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Thursday, May 3, 2012

All was calm inside the Duke Energy shareholder meeting

Posted By on Thu, May 3, 2012 at 5:18 PM

Things were polite inside of Duke Energy's shareholder meeting Thursday, though not all of the participants were.

Duke CEO Jim Rogers

Shareholders, or their proxies, had about an hour and a half to address the company's Chairman, President and CEO, Jim Rogers, and the city made a large showing with two or more police officers posted on every street corner and several more looping the block on bikes or inside the building. The fire department was there, too, with a truck parked on First Street and firefighters milling around it. A large ambulance was backed up to the building and a stretcher loaded with supplies was rolled in before the meeting began.

But despite all of the hoopla, it turns out the Duke Energy shareholder meeting was just another meeting where nothing much gets done, not really. Some already-decided upon decisions were announced, some people spoke their peace and Rogers promised to meet with them again to hear them out at length.

And that's about it.

Parking was free, with attendants guiding pedestrians and motorists at every turn. There was even a complimentary shuttle for those who couldn't or didn't want to walk the block and a half to the meeting from the parking deck. At least a half hour before the meeting began, there weren't any protesters outside and they couldn't be heard inside once they did arrive. There was a simple purse-check and a sign-in table. There was even a game being demonstrated.

It's called "Energy Challenge: Generation Decision Game" and allows players to close, retrofit, upgrade or open power plants, wind and solar farms. The object is to meet the needs of a projected 302,111,742 electricity customers in the year 2050, thirty-eight years from now. As players fiddle with the grid, "cost, emissions and energy values will adjust." And, no pressure, but, the game says, "Your choices will affect everyone, everyday, for years to come." (Play at energychallenge.duke-energy.com.)

There was a table with a science fair-looking white board with photographs of several of Duke Energy's power plants, and around the corner there were snacks and drinks. More staffers guided attendees to their seat in a medium-large meeting room divided into three sections with a microphone mid-way up each aisle. There were plenty of empty seats. Rogers mingled with the crowd before the meeting, shaking hands and exchanging a few words those he met.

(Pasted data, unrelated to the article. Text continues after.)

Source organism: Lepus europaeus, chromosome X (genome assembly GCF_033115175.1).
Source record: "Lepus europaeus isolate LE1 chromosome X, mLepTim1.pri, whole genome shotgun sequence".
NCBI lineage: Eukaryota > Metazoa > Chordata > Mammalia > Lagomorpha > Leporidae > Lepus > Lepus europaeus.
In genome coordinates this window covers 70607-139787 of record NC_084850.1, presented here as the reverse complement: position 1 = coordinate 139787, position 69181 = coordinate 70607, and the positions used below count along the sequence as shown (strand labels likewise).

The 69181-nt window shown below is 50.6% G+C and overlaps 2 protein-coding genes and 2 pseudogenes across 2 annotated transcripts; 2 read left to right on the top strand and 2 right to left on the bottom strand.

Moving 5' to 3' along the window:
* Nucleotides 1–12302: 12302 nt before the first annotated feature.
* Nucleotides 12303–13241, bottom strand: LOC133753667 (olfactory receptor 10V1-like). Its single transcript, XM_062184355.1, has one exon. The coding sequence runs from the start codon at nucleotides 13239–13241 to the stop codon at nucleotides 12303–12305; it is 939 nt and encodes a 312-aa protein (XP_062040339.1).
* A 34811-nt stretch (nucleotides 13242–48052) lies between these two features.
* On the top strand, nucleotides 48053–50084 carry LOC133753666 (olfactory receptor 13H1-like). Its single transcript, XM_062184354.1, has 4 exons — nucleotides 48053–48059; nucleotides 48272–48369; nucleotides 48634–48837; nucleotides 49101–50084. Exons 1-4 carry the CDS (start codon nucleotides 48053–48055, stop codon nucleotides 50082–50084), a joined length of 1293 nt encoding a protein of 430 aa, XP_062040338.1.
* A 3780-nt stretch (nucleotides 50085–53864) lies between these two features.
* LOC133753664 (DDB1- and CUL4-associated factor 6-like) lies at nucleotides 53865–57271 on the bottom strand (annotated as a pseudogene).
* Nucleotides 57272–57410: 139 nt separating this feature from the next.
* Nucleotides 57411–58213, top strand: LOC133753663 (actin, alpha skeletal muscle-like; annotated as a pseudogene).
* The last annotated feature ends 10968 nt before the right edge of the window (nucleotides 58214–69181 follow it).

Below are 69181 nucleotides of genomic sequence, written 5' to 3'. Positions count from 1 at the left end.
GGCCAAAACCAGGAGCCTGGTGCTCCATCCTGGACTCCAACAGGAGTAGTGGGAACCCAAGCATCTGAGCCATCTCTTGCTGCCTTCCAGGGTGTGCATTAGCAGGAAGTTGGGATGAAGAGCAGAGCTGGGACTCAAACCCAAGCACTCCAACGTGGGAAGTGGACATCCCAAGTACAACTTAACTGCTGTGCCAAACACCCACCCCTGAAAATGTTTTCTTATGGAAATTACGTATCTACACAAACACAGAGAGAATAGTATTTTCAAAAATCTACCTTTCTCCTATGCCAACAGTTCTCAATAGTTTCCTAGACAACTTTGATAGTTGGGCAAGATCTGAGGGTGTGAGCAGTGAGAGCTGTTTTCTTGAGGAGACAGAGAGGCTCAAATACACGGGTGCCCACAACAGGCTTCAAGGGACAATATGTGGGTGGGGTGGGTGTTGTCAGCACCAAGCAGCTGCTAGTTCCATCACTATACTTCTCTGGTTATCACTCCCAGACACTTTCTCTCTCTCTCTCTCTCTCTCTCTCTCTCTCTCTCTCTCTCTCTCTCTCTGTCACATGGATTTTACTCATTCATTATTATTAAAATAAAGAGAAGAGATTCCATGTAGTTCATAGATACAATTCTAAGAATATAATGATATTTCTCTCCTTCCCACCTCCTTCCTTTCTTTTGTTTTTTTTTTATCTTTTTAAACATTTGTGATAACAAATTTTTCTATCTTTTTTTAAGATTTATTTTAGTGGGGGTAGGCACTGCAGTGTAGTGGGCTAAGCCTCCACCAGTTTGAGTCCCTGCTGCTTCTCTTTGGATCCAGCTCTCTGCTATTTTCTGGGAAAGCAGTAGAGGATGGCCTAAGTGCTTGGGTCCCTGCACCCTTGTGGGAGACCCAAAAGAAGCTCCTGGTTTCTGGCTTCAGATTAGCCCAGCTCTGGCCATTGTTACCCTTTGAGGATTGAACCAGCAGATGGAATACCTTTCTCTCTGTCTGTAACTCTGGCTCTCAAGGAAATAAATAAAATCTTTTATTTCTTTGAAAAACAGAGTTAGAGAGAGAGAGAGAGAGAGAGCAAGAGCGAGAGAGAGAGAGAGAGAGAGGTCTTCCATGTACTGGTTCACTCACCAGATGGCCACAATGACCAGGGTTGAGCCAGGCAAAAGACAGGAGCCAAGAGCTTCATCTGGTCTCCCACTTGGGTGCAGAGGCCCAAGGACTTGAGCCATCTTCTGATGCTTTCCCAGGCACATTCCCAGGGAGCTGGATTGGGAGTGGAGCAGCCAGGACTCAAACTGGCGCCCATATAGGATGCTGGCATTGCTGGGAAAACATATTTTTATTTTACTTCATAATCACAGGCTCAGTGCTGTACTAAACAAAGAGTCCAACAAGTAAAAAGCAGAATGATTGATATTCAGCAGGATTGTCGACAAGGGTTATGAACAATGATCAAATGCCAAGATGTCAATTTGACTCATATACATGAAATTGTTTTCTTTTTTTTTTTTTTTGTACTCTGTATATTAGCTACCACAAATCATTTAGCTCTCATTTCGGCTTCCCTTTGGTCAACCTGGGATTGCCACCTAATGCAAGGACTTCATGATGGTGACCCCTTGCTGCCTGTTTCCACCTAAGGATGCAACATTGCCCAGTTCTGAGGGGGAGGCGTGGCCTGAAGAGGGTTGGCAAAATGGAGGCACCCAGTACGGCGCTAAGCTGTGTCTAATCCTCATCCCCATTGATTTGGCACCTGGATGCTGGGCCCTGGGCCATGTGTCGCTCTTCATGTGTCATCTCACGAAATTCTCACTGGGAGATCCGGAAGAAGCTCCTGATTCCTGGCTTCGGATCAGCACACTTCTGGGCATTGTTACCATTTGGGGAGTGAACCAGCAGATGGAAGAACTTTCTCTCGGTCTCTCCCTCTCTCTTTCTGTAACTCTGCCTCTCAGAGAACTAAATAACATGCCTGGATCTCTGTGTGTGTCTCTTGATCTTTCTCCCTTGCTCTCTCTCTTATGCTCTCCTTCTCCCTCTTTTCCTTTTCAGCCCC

One man brought a backpack into the meeting. Perhaps he hadn't heard that the meeting had been deemed "extraordinary" by the city that made it suspect, or maybe the authorities had concluded his bag wasn't suspect.

On the stage was a podium with two teleprompters and a chair in the corner for Rogers. On the opposite side of the stage was a table with three seats for the scribes who didn't stick around until the end. They read through the business items that had been decided upon before the meeting: the election of directors, 2012's accountant, executive-officer compensation, and amendment of the "Amended Restated Certification of Incorporation of Duke Energy." That last item was the only one on the list that wasn't approved, though no one explained what that means for the company.

Next on the agenda: Two shareholders' proposals, both of which, it had been announced, the directors disapproved of and a majority of shareholders had already voted on, though shareholders in attendance could cast ballots if they raised their hands. However, those votes weren't counted since it had already been determined that both proposals had "failed." One called for the "issuance of a report on the financial risks of continued reliance on coal" and the other for "an amendment to our organizational documents to require majority voting for the election of directors."

Then, Rogers took the podium again. His eyes fixed on the teleprompters, cutting back and forth between them with an occasional hand gesture, as he read his state-of-the-company address before introducing a video about wind energy. It depicted Midwest farmers who are pleased with the extra income that comes from allowing an energy company to install a wind-power generator on their property ... and the animals don't mind either, one farmer said.